LampedusaDoes the NUJ really want the STUC to commit itself to pressing for a change in the law to protect Katie Hopkins and the Editor of the Sun?

Anti-immigrant hysteria is the magic carpet that might fly British voters rightwards, where they need to be if bankers and corporate executives are to keep syphoning money from the poor to the rich.

Nigel Farage does a great job at piloting the carpet, so long as there are only far-right fan-boys on board. But his position as party leader has forced him into the more or less grown-up forum of the leadership debates, where the Greens and the SNP have flamed all his attempts to push Cameron and Miliband into bigotry-envy.

Last Tuesday,  Ed Miliband tweeted support for a renewal of search and rescue operations in the Mediterranean, to prevent migrants drowning. He’d very likely have done that even if human decency hadn’t already turned out to be a vote-winner in the leadership debates. He’d have to, if he didn’t want to take a place in history alongside East German leaders jailed for having authorised a shoot-to-kill policy to deter people from crossing the Berlin Wall to the West.

The wall stood from 1961 until 1989. According to official figures, 138 people were shot while attempting to cross the wall over this period, and a total of perhaps 260 people died as a result of the wall, if other causes of death are taken into account . The number of people killed in the whole of Germany – not just Berlin – while trying to travel from East to West in the period 1949-1989 appears to be in the region 1000-2000.

Deaths amongst migrants trying to cross the Mediterranean dwarf these figures, and are just as clearly a consequence of government policy.

This year alone, if the suspected death toll from the latest sinking is confirmed, 1600 migrants and refugees have died trying cross the Mediterranean. The total last year was over 3000.

The UK Government last year defended the scaling back of Mediterranean rescue operations with the claim that they were a “pull factor” for migrants. This year Foreign Secretary Philip Hammond wants to focus on blaming “traffickers”. So the immigration issue is once again good to go, so long as someone can be found who is prepared to score political points off drowned people.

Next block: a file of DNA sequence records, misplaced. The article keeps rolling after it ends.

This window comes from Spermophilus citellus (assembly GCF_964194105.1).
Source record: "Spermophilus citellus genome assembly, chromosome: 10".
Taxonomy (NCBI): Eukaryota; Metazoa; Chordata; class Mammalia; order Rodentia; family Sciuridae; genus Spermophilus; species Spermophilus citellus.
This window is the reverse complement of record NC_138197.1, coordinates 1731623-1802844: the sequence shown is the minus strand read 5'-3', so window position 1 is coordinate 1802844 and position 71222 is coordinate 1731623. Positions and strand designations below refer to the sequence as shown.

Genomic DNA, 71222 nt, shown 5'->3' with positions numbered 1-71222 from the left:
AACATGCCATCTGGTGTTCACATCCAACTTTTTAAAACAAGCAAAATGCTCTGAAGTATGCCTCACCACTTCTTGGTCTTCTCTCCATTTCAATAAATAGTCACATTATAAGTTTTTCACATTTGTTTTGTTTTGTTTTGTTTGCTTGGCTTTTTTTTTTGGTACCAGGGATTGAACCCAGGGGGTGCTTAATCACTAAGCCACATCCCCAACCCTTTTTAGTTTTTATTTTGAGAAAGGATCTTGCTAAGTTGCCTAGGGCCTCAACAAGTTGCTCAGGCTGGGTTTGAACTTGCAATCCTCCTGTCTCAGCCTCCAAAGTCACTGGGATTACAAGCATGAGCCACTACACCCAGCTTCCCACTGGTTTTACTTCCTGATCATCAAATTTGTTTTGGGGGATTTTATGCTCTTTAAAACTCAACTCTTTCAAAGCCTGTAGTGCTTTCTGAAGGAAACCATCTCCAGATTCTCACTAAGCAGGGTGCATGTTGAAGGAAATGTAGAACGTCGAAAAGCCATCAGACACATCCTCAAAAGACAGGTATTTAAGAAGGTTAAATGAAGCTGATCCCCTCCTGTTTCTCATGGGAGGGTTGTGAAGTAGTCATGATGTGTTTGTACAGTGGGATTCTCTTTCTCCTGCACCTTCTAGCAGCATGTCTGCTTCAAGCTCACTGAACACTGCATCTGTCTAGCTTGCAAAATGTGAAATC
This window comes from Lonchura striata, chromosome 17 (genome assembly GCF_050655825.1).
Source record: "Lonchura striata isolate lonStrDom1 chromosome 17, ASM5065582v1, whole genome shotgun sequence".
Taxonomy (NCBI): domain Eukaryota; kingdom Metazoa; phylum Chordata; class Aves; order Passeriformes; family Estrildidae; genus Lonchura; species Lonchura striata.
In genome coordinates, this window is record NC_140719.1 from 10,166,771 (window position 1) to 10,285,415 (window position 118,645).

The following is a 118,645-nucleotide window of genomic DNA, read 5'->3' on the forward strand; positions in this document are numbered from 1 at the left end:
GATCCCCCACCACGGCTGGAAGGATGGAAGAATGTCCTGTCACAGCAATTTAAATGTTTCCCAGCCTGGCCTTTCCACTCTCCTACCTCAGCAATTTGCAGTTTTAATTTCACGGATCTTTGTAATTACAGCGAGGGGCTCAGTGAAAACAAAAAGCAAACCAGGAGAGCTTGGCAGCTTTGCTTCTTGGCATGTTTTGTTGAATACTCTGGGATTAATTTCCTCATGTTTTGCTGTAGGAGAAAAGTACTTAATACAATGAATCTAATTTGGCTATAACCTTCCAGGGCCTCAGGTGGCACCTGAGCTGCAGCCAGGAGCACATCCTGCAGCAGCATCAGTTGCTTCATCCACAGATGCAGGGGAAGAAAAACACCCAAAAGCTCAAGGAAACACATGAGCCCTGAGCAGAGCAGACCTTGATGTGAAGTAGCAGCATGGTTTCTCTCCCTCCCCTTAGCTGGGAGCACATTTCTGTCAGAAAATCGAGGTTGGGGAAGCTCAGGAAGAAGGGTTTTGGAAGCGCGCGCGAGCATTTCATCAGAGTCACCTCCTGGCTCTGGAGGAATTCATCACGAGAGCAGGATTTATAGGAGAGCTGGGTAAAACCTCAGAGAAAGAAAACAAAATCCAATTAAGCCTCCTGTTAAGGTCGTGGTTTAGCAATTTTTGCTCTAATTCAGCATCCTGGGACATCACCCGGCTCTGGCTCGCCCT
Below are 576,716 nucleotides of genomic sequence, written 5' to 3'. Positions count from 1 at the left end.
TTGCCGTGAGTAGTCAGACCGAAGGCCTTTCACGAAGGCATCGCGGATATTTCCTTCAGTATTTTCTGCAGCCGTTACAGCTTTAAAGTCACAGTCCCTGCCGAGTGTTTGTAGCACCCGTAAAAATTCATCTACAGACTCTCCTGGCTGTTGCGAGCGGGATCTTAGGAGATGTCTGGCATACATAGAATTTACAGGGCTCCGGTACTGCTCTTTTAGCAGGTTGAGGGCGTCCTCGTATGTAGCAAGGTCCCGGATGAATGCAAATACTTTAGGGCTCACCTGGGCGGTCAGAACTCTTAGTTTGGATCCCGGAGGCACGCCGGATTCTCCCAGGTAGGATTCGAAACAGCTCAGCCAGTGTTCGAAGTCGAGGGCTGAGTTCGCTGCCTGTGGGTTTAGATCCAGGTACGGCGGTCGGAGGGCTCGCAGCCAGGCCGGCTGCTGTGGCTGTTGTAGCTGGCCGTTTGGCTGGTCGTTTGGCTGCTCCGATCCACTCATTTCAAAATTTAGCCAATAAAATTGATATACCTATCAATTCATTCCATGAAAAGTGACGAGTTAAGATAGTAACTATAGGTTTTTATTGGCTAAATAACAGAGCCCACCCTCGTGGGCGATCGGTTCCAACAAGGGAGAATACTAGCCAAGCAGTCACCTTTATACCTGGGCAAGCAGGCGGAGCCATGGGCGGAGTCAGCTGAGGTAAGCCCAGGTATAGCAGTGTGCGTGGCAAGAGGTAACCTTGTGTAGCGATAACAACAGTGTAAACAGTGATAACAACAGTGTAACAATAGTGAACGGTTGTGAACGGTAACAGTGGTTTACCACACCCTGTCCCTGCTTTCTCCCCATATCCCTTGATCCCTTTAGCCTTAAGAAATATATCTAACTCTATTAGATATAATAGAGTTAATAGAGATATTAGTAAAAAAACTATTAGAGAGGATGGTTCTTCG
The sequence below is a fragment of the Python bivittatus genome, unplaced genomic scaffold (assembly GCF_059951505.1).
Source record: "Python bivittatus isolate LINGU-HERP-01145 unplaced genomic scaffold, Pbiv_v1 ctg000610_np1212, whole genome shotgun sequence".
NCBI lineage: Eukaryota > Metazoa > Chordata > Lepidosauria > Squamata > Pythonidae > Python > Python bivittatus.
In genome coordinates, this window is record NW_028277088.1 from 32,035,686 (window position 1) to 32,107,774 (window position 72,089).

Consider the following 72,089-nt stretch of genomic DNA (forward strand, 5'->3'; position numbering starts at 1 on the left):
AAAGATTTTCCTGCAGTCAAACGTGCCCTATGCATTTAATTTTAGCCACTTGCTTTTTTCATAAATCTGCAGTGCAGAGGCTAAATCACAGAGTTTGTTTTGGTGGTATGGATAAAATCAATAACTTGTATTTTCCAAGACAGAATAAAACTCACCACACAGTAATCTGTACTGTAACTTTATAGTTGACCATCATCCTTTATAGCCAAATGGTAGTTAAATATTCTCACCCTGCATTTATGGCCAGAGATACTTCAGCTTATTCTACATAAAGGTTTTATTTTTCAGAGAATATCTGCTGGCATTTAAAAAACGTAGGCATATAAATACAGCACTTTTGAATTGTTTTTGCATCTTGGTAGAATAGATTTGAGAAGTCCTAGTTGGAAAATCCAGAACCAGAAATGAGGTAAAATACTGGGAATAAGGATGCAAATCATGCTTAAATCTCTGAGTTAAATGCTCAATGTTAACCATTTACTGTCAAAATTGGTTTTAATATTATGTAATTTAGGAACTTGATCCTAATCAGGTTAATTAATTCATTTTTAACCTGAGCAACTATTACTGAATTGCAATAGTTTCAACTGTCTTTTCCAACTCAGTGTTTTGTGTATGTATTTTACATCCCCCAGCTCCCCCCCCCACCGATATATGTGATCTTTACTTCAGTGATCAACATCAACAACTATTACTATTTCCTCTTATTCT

Enter Katie Hopkins. There’s nothing much to stop her, since she won’t have to try debating Nicola Sturgeon any time soon. She just needs a little help from her friends to get the word out.

First in line was the Sun, with a circulation of 2 million. Katie Hopkins is one of its regular columnists. In her Friday piece she compared migrants to cockroaches and said gunboats should be used to stop them.

Following along behind came a cluster of movers and shakers whose brains have been addled by the various think-tanks and pundits who insist that racism and anti-immigrant buffoonery are respectable positions that need to be accommodated by the media. LBC Radio – “leading Britain’s conversation” – invited Hopkins to host a two-hour show on Sunday.

A surprising number of people seem to think that the way to deal with Katie Hopkins is to ignore her, lest our attention goes to her head. That would be good advice if it were directed at commissioning editors and their bosses. Unfortunately, they’ve already made their choice and she is already a thing. If some people agree with Hopkins, and the rest of us ignore her, politicians and their spin-doctors will naturally conclude that they will gain by borrowing some of her clothes. Job done.

What to do?

We can refuse to buy the Sun, but I’m already doing that. Most people who might listen to me are probably doing the same.

Whatever else you do, according to political commentator Ian Dunt, “you don’t deal with Katie Hopkins by calling the police.”

Ian Dunt usually writes very well about immigration and asylum, and his latest article is no exception. He calls the treatment of refugees trying to cross the Mediterranean “a crime against civilisation.” But he stands in a political tradition that is more libertarian than leftist. There is no particular reason why the rest of us should turn to him for guidance on how to deal with the far right. It’s disappointing that English Pen and Index on Censorship have both tweeted approval of his article.

There shouldn’t be any need for anyone to call the police. They can act against the publication of illegal material without receiving a complaint. They would almost certainly do so if a Muslim scholar wrote about people killed as a result of jihad in the terms that Katie Hopkins used.

Katie Hopkins doesn’t mention race anywhere in her article. But it would surely be difficult to deny that, in the language of the Public Order Act 1986, “having regard to all the circumstances racial hatred is likely to be stirred up”.

Ian Dunt acknowledges that there is potentially a basis for Katie Hopkins and the Sun to be prosecuted under the Public Order Act for inciting racial hatred. The Sun’s lawyers must have read Katie Hopkins piece carefully, and have presumably advised differently. But whatever they have told their bosses, everyone knows that the real issue is that the police and the CPS will not act on this matter if they can help it.

Should we write to the police to remind them of their duties? “Absolutely not”, says Ian Dunt.

It isn’t that he thinks we’d be wasting our time. He just thinks that the law against inciting racial hatred is a bad law. He says: